"In 1938, at the suggestion of his secretary of commerce, President Franklin D. Roosevelt invited 1,000 small business people from around the nation to a conference in Washington, D.C. Roosevelt hoped to show that small business people, unlike their big business counterparts, supported the New Deal. Convened on 3 February, the Small Business Conference achieved no such consensus. From beginning to end, the meeting was in almost constant turmoil, as the delegates divided by region, type of industry, and size of business (some small businesses were larger than others). At the start of the first afternoon session, a typical disagreement surfaced. Seventeen New York business people seized the front of the Department of Commerce auditorium, demanding to be heard on behalf of the millions they said they represented, whereupon non-New Yorkers broke into the raucous chant of 'New York sit down! New York sit down!' Lasting for several more days, the conference accomplished little except to show a lack of unity among small business people. No more than in the past did small businesses compose a monolithic group."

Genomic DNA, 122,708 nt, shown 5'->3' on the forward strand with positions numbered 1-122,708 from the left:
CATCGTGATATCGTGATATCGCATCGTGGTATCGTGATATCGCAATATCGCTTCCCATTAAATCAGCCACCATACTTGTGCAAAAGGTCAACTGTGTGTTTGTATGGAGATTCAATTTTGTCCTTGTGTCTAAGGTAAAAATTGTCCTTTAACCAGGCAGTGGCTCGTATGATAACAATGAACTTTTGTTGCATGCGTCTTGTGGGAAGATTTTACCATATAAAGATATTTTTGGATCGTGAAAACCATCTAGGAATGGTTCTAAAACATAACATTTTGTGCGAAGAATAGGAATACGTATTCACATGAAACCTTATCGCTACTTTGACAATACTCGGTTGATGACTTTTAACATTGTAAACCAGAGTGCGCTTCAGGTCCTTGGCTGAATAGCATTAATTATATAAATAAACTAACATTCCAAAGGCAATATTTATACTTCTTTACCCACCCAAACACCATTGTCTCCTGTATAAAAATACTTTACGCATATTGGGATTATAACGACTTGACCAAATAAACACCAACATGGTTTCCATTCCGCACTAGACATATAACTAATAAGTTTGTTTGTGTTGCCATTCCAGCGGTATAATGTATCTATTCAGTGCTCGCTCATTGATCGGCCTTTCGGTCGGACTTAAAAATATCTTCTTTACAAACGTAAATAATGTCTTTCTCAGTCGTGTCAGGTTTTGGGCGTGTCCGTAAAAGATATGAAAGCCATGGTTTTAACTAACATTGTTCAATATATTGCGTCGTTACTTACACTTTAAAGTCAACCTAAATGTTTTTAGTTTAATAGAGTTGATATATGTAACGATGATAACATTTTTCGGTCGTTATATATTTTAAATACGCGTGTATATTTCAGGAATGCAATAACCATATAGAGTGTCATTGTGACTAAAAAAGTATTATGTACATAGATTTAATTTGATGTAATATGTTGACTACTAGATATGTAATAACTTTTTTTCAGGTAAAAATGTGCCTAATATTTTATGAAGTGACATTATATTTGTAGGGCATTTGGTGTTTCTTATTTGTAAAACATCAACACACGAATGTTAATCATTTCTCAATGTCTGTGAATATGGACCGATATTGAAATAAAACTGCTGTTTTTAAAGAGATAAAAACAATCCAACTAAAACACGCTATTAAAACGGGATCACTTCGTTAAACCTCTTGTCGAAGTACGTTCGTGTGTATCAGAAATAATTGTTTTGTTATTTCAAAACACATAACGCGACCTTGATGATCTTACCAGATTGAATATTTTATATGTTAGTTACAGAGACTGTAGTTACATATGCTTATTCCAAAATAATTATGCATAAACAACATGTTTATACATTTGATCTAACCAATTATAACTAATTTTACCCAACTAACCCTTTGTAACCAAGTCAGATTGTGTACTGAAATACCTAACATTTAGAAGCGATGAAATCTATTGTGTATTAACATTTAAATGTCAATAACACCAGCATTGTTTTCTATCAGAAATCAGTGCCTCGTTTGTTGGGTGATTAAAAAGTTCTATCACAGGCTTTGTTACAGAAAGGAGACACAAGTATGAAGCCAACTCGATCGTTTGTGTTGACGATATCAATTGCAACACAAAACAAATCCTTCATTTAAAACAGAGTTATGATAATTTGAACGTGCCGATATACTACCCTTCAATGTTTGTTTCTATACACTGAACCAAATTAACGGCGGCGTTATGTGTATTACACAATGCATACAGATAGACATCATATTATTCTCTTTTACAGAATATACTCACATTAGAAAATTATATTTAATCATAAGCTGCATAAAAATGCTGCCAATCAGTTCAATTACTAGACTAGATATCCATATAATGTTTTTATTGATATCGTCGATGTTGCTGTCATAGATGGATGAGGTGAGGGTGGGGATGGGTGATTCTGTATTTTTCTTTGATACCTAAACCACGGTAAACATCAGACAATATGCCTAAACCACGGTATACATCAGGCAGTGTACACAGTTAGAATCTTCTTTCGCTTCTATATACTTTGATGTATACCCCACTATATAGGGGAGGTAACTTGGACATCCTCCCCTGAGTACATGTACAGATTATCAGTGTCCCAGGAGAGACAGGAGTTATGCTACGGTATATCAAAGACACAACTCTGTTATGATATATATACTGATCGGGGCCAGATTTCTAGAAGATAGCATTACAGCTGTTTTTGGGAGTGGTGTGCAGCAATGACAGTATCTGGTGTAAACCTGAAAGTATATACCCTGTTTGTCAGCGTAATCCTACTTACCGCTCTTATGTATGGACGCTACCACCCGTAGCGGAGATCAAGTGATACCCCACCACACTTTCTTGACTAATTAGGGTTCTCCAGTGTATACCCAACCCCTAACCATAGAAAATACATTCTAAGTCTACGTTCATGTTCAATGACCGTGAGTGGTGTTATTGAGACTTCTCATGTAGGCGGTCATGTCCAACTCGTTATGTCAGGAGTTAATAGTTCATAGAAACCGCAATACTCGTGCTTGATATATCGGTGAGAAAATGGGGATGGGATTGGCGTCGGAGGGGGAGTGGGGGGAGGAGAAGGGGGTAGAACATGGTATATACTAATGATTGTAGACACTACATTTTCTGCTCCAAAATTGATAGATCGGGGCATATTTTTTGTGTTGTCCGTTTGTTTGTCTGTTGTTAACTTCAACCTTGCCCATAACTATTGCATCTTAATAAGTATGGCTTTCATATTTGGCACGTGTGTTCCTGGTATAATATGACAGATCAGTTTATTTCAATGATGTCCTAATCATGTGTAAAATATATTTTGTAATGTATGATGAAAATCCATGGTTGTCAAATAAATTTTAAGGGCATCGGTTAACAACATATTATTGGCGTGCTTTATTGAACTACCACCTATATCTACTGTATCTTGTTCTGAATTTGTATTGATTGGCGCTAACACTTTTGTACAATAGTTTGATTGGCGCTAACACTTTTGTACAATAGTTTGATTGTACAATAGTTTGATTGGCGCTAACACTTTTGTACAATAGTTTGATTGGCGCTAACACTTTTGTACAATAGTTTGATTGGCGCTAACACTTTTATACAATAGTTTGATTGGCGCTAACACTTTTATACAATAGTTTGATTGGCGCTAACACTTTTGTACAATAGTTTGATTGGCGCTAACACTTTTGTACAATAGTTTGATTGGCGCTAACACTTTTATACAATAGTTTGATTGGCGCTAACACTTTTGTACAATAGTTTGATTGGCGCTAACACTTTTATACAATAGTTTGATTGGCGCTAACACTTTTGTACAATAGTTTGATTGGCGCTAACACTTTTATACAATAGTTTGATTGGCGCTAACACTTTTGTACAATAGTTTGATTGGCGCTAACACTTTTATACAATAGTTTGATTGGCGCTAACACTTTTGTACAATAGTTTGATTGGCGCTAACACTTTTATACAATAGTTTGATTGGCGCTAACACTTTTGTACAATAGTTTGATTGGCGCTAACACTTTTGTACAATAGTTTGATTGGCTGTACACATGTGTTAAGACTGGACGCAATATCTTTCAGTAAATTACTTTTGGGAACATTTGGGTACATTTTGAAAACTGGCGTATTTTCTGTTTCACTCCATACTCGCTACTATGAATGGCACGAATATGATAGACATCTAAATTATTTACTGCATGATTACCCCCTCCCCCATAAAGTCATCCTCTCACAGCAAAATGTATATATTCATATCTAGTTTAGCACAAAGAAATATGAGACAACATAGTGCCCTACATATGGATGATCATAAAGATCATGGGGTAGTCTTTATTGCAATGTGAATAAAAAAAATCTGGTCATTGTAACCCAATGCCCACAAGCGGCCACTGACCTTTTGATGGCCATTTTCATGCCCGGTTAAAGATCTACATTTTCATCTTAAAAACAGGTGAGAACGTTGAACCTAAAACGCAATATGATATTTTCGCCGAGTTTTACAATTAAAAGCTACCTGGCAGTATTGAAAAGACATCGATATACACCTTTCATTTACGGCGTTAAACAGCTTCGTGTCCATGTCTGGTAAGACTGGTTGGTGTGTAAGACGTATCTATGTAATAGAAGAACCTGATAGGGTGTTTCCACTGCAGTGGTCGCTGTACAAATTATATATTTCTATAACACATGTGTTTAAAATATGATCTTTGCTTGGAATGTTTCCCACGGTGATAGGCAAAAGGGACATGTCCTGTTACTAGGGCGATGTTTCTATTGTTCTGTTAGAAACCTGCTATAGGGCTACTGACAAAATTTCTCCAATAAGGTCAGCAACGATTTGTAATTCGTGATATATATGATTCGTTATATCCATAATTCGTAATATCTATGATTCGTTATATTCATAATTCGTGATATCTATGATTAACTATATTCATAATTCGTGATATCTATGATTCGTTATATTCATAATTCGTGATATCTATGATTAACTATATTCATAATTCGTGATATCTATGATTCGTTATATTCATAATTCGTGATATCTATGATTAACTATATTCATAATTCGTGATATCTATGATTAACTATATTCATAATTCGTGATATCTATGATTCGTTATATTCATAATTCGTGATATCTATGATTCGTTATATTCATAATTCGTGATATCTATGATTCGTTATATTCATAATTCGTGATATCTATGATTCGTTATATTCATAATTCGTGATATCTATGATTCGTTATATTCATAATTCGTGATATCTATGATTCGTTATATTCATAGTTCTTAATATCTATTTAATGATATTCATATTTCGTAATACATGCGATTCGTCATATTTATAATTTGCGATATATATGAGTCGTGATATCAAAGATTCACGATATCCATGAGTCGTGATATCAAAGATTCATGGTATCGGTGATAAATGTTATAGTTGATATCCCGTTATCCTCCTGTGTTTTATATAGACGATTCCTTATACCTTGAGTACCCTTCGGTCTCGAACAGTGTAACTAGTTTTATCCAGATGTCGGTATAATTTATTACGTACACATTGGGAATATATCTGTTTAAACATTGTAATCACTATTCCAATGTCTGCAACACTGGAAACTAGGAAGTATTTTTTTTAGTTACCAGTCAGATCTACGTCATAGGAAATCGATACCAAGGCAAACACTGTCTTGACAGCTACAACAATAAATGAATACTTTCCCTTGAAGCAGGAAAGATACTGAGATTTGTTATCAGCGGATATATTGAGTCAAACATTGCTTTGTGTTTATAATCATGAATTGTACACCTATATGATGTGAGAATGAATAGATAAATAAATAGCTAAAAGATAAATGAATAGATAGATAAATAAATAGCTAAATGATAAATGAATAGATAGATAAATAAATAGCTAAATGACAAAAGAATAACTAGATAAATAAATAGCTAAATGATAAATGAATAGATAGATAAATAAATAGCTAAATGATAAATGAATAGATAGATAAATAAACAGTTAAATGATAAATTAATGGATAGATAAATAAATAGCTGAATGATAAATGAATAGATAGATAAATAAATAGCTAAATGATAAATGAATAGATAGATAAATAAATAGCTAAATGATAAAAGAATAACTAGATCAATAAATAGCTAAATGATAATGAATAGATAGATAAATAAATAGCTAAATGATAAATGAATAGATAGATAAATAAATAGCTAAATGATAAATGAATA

-- From A History of Small Business in America, by Mansel G. Blackford (Twayne Publishers, 1991)